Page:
Abstract

The distribution of neurofibrillary tangles (NFTs) and neuritic plaques (NPs) was mapped in 39 cortical areas of 11 brains of patients with Alzheimer's disease (AD). Whole hemisphere blocks were embedded in polyethylene glycol (Carbowax), sectioned coronally, and stained with thioflavin S and thionin. The densities of NFTs and NPs were assessed using a numerical rating scale for each area. Scores were grouped by type of cortex and by lobe for statistical analysis. Highly significant differences were ohtained. For example, limbic periallocor tex and allocortex had more NFTs than any other type of cortex. In descending order, the density of NFTs was as follows: penallocortex (area 28) > allocortex (suhiculum/CA1 zones of hippocampal formation, area 51) > corticoid areas (accessory basal nucleus of amygdala, nucleus hasalis of Meynert) > proisocortex (areas 11, 12, 24, 23, anterior insula, 38, 35) > nonprimary association cortex (32, 46, superior temporal sulcus, 40, 39, posterior parahippocampal cortex, 37, 36) > pri mary sensory association cortex (7, 18, 19, 22, 21, 20) > agranular cortex (44–5, 8, 6, 4) > primary sensory cortex (41–2, 3–1–2, 17). The laminar distribution of NFTs tended to be selective, involving primarily layers III and V of association areas and layers II and IV of limbic periallocortex. There were far more NFTs in both limbic and temporal lobes than in frontal, panetal, and occipital lobes. In general, NPs were more evenly dis tributed throughout the cortex, with the exceptions of limbic periallocortex and allocortex, which had notably fewer NPs than other cortical areas. Temporal and oc cipital lobes had the highest NP densities, limbic and frontal lobes had the lowest, and panetal lobe was intermediate. No significant left-right hemispheric dif ferences for NFT or NP densities were found across the population, and there was no relationship between du ration of illness and densities of NFTs or NPs.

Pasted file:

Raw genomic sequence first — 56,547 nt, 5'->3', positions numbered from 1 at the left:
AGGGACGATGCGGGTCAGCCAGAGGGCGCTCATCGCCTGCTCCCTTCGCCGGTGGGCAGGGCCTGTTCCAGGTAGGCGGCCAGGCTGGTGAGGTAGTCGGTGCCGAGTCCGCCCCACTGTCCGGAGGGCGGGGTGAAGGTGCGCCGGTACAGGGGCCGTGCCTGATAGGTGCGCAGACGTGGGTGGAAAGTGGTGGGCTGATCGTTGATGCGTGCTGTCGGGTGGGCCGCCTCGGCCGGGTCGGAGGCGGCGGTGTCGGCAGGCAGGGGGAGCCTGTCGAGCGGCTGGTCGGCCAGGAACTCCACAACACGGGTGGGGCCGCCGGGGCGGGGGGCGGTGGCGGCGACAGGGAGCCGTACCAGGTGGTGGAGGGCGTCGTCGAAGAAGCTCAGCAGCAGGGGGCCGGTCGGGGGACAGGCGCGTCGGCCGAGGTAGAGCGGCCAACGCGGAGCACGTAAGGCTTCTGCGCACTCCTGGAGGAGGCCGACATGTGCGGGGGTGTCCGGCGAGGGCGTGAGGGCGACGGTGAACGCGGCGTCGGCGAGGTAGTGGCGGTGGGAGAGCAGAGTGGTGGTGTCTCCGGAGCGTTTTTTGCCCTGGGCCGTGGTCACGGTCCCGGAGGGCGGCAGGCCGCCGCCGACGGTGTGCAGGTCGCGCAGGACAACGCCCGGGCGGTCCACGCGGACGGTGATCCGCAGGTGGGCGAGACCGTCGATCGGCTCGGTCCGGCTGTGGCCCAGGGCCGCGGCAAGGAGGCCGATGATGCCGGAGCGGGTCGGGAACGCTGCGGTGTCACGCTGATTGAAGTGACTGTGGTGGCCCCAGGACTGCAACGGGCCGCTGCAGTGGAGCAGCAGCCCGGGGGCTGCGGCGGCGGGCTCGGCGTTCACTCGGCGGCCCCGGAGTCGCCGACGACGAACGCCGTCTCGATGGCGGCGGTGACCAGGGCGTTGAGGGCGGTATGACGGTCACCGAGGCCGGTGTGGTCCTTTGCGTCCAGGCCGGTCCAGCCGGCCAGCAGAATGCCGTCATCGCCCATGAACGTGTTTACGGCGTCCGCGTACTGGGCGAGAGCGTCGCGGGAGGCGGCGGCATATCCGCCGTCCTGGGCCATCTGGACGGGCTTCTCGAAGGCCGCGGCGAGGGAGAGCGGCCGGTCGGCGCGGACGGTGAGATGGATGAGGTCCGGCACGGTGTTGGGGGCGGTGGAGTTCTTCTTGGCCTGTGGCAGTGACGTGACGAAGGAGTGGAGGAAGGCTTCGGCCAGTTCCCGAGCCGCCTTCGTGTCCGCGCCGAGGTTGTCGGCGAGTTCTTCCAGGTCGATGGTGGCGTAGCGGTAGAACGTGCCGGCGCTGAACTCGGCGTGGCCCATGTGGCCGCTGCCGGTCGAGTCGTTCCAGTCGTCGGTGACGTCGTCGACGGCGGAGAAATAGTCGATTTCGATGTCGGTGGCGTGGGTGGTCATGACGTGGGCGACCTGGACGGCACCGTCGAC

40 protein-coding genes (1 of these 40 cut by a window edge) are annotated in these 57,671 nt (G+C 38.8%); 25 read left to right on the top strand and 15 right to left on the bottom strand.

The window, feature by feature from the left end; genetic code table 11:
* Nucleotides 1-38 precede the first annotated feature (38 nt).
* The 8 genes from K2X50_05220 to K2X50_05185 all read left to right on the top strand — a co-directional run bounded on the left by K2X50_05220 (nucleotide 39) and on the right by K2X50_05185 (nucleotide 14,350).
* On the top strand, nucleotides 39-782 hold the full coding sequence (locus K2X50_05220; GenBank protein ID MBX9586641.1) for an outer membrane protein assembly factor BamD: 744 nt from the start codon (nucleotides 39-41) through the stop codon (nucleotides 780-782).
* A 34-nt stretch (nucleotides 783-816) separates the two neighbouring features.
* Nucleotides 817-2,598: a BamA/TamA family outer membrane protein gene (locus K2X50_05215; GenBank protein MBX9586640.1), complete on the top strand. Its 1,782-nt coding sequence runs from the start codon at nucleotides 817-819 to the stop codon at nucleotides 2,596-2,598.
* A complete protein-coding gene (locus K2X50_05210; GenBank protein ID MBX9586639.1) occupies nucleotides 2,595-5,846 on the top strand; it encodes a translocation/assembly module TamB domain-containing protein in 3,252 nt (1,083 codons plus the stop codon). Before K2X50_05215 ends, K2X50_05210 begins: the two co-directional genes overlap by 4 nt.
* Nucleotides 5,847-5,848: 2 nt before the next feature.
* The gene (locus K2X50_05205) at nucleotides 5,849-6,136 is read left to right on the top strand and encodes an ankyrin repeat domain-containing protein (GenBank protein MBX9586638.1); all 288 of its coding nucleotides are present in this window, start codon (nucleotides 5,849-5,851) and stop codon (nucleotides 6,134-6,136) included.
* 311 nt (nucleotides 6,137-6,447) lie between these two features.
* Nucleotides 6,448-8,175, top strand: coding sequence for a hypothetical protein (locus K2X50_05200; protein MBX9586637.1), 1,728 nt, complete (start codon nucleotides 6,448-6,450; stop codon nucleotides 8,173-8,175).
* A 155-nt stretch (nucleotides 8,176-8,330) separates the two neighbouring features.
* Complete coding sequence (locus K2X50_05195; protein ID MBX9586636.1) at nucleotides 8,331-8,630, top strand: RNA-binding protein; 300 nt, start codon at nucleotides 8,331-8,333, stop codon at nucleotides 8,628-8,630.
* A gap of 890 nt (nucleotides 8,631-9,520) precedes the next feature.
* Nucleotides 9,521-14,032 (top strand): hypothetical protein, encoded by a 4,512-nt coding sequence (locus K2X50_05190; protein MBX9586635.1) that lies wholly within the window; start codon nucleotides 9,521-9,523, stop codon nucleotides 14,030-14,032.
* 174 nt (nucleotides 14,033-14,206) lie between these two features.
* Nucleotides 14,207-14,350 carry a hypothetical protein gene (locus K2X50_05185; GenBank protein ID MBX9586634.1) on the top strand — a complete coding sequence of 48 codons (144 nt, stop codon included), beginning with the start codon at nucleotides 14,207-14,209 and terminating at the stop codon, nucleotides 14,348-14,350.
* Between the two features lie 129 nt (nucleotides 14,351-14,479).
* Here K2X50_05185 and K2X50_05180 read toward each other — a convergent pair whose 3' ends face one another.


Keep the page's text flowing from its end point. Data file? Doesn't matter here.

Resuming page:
The regional and laminar distribution of NFTs (and, to a lesser degree, that of NPs) suggests a consistent pattern of vulnerability within the cerebral cortices that seems correlated to the hierarchies of cortico-cortical connections. The higher-order association cortices, es pecially those in the anterior and ventromedial sectors of temporal lobe, are the most vulnerable, while other cortices appear less vulnerable to a degree commen surate with their connectional “distance” (i.e., synapses removed) from the limbic areas.

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